• Why did you not sue? This is ILLEGAL.

  • Silly rabbit (Score:5, Insightful)

    by Anonymous Coward on Wednesday October 12, 2016 @10:54AM (#53061715)

    Democrats tagline about being the party for the little guy is every bit as truthful as Republicans ideas about being the party of fiscal responsibility. They're both so full of shit that they could make billions in the fertilizer business. Lets be clear - all politicians today are there for their own personal enrichment and power. If you ain't the one who paid their bribes, you ain't getting anything back except maybe a form letter.

    • Maximum yield (Score:5, Insightful)

      by Okian Warrior ( 537106 ) on Wednesday October 12, 2016 @11:35AM (#53062065) Homepage Journal

      Scott Adams (who writes Dilbert) is on vacation in Switzerland, and his recent blog post [dilbert.com] had this snippet, which got me really angry:

      [...] I also asked the Swiss man what kind of problems they have in Switzerland. He laughed again. The answer is “none.” Literally.
      Good economy.
      Plenty of jobs.
      No racial strife.
      Low crime rate.
      Highest standard of living.
      No real pollution.
      No litter.
      No homeless that I could see.

      The reason it angered me is that here's a country where the government tries to give the citizens a good life. They have fixed all of the major problems and are just letting their citizens live in quiet enjoyment.

      The Swiss government is considering implementing a guaranteed minimum income.

      Over here in the US, our infrastructure is crumbling, our healthcare is at 3rd world level, jobs are scarce (and we're outsourcing more and more), and two thirds of the people are on the brink of poverty [thestreet.com], and the government spies on and opresses everyone.

      It's as if the government sees the people as some sort of harvest-able crop whose purpose is to provide taxes, where their only efforts are towards maximum yield.

      • Re:Maximum yield (Score:5, Informative)

        by Applehu Akbar ( 2968043 ) on Wednesday October 12, 2016 @11:48AM (#53062185)

        That's where my wife is from. They are very strict about secure borders, control of the money supply, and having the government live within its means. Unlike European countries (Switzerland is totally autonomous and not part of the union) it is not importing refugees.

      • Re:Maximum yield (Score:5, Insightful)

        by Kokuyo ( 549451 ) on Wednesday October 12, 2016 @11:48AM (#53062187) Journal

        Yeeeahhh... That Swiss dude? He was lying.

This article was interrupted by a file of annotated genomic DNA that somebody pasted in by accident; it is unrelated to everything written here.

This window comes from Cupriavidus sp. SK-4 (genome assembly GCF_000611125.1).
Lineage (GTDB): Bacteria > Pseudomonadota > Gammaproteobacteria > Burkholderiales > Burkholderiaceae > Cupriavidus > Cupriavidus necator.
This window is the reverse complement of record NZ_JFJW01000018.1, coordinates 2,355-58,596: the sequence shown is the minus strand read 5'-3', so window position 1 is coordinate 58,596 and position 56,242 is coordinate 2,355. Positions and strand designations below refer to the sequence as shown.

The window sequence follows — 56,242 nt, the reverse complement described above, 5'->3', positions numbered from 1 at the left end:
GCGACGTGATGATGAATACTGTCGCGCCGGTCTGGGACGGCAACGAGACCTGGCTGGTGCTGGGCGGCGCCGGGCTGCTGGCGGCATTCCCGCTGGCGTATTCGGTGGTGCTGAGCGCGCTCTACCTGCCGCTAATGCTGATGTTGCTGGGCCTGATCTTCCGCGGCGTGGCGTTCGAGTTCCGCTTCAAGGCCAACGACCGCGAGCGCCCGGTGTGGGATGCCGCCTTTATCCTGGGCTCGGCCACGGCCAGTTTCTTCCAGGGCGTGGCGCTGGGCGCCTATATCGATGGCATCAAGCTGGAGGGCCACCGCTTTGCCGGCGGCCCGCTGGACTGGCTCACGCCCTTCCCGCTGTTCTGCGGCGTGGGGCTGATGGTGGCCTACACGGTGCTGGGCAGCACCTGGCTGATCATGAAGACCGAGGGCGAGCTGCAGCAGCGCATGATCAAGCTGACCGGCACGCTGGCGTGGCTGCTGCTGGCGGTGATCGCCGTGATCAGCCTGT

Regards from Switzerland.

      • by Kagato ( 116051 ) on Wednesday October 12, 2016 @12:42PM (#53062681)

        What he doesn't know about the Swiss is they regulate the crap out of everyone. Health Insurance must be not for profit and the Gov't have price controls on the fees doctors and hospitals can charge insurance. The Swiss are the most capitalistic lot in Europe and even they recognize when you're injured or hurt you're in no position to negotiate. I don't see conservatives (or Scott Adams) lining up behind gov't mandated price controls.

      • Re:Maximum yield (Score:4, Informative)

        by l0n3s0m3phr34k ( 2613107 ) on Wednesday October 12, 2016 @01:50PM (#53063315)
        Comparing the US to the Swiss is a false equivalency. IMHO, the biggest is that many of the Swiss are distantly related to each other, unlike the US. When half the country is part of your extended biological family, you feel far different towards them than the "melting pot" situation here in the US. I'm not condoning the US's attitude, but it's just a very basic and probably pre-human part of our evolution. All animals are more helpful to fellow family / tribe members.
    • No man can get rich in politics unless he's a crook. It cannot be done. - Harry S. Truman

      Hillary and Bill were worth about $700K when they entered the White House. Now they are worth around $111 million [moneynation.com].

  • by sinij ( 911942 ) on Wednesday October 12, 2016 @10:57AM (#53061739)
    H-1B abuse like this is one of many reasons why some people feel that their only choice is to vote for Trump's insanity. Desperate people do desperate things.
    • by Anonymous Coward on Wednesday October 12, 2016 @11:07AM (#53061809)

      Trump is against H1B. He also knows the game.

      Hillary is in the pocket of big business. You don't get $1 mil for a 15 minute speech unless they want something else from you.

      • by bgalbrecht ( 920100 ) on Wednesday October 12, 2016 @11:58AM (#53062279)
        Trump says he's against H1B, but he brings in at least 1000 foreign workers under H2B for all his casinos, resorts and hotels. Actions speak louder than words, and in this case, it's clear that Trump is in favour of hiring cheap foreign workers instead of citizens.
        • by Anonymous Coward on Wednesday October 12, 2016 @12:13PM (#53062383)

          He's against tax loopholes like depreciation but has exploited them mercilessly in the past as well.